In 2011, the German design classic collector and dealer Torsten Bröhan sold his collection of design classics to the Chinese city of Hangzhou for several million euros. Chinese media reported on this.
We took the reported purchase price from ChinaDaily.com and HangZhou Weekly but were not able to check this information. Now a court has forbidden us from publishing this figure.
Why are we no longer permitted to cite the purchase price for Bröhan’s collection? Because, according to an angry letter from Bröhan’s lawyers, the sum is incorrect. The strange thing about this legally binding court judgment is that Torsten Bröhan did not even have to specify the correct sum, but simply stated that the actual amount differed by more than 10% from the amount cited, which Bröhan says is incorrect.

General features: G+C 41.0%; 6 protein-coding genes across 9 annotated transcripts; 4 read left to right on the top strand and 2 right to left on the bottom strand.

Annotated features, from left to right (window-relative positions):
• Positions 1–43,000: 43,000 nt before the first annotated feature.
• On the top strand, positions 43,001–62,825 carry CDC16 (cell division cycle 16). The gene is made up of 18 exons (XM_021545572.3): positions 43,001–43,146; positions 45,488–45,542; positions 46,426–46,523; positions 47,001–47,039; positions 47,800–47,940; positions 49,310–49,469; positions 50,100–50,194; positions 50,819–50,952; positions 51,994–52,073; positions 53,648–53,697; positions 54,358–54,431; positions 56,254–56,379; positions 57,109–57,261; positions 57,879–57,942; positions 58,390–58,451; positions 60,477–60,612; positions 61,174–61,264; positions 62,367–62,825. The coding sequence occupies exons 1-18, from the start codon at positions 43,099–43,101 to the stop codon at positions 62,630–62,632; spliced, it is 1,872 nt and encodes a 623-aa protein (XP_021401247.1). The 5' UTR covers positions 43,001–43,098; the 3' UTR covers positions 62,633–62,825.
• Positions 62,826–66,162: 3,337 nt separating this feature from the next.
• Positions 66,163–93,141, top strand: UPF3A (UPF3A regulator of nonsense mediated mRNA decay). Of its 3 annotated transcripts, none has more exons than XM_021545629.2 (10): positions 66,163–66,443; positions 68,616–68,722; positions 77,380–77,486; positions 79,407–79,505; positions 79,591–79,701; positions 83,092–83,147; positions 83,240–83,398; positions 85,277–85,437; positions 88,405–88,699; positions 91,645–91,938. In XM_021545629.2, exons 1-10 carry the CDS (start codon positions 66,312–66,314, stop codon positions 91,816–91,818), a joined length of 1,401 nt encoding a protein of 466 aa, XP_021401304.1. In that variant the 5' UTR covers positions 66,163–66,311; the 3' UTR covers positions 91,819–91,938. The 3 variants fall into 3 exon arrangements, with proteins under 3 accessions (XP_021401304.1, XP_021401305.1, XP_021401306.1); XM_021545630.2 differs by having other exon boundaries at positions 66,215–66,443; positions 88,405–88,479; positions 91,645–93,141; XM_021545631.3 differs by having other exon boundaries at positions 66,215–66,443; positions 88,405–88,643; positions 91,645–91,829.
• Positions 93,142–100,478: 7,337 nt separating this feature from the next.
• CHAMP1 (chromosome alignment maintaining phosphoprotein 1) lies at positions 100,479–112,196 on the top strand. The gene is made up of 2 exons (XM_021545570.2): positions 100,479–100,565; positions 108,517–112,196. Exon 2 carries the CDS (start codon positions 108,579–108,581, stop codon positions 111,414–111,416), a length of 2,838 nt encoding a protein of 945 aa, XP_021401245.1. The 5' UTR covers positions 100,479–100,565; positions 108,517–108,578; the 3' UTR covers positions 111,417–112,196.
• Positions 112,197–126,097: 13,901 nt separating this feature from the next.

Why has Bröhan suddenly become so aggressive?
We have to wonder where this aggressive oversensitivity has suddenly come from, after the purchase price Bröhan is criticizing as incorrect had already been disseminated all around the world for years. Is there something in particular that Torsten Bröhan wants to hide?
From 2005 to 2011, Torsten Bröhan tried to sell his collection of design classics to museums and institutions all around the world, even hiring an agent – the German consultant Stephan Balzer – for this purpose. For a long time, his efforts were in vain. Until the Chinese Academy of Art (CAA) came and snapped up the opportunity. The city of Hangzhou paid the enormous bill.
PR wave for Hangzhou with the “Bauhaus collection”
In announcing the purchase of the Bröhan collection, the municipal government of Hangzhou set off a proud wave of PR. And the news of this fantastical purchase price, which Bröhan says is incorrect, spread around the world. Has Torsten Bröhan ever taken legal action against this before? We don’t know.
Four years later, everything is different: Bröhan is reacting angrily to our reports and having parts of them banned. What is the reason for this odd behavior?